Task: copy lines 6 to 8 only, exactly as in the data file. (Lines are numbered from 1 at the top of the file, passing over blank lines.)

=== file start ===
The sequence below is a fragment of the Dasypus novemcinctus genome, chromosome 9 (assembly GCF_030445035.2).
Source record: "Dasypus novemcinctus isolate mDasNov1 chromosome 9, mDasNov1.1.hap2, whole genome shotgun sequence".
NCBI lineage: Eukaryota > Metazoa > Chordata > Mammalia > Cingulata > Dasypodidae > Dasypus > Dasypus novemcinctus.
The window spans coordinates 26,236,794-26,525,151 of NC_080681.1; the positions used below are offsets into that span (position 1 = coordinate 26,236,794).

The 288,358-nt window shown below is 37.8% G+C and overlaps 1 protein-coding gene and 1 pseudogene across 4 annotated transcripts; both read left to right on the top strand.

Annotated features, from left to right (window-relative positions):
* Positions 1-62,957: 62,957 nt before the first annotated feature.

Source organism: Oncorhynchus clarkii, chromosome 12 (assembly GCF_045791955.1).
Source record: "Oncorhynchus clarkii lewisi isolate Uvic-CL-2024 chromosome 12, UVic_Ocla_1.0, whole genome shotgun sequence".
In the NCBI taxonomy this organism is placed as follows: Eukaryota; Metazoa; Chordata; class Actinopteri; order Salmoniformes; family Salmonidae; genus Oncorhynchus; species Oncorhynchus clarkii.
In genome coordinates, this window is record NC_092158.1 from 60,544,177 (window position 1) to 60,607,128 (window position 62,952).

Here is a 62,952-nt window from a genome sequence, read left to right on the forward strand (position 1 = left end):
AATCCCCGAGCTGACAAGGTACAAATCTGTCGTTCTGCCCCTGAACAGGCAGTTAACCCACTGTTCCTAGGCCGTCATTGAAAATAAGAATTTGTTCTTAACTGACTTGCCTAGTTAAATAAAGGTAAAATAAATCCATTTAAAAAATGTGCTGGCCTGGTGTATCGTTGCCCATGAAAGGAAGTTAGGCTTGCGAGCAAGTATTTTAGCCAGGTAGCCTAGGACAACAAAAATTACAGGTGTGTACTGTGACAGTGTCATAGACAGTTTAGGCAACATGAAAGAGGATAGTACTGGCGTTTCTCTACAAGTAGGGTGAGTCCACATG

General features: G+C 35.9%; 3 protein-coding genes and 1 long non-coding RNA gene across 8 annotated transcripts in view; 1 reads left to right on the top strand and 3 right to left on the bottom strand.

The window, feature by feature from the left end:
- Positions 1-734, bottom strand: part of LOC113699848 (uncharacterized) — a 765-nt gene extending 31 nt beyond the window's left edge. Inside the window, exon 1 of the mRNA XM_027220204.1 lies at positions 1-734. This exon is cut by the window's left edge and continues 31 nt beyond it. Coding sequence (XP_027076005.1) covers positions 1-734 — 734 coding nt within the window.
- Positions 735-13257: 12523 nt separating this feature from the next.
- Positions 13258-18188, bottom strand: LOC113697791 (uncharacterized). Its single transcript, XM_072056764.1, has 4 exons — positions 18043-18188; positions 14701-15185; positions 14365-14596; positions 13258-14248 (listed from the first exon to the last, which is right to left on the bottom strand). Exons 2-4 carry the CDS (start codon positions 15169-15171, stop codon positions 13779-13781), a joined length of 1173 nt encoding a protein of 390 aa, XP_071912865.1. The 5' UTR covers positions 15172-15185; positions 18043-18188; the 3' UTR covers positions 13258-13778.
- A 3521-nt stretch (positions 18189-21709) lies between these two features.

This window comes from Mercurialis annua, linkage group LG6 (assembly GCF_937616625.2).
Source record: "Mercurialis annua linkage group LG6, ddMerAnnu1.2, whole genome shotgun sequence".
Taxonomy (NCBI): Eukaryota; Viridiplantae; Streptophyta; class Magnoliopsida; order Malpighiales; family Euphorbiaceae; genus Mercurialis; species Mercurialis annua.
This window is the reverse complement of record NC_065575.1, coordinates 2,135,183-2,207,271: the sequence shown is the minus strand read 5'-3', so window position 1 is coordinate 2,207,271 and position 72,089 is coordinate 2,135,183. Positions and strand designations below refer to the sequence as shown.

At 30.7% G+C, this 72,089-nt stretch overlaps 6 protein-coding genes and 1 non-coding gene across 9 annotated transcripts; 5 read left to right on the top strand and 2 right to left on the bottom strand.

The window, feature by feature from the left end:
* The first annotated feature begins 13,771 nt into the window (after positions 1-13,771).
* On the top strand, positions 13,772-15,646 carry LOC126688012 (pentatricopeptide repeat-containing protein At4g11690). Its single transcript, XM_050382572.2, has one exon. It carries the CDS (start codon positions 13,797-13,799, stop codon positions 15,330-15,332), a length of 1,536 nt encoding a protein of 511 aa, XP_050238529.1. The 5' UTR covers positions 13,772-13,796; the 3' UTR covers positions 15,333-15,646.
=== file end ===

Annotated features, from left to right (window-relative positions):
* Positions 1-62,957: 62,957 nt before the first annotated feature.

Source organism: Oncorhynchus clarkii, chromosome 12 (assembly GCF_045791955.1).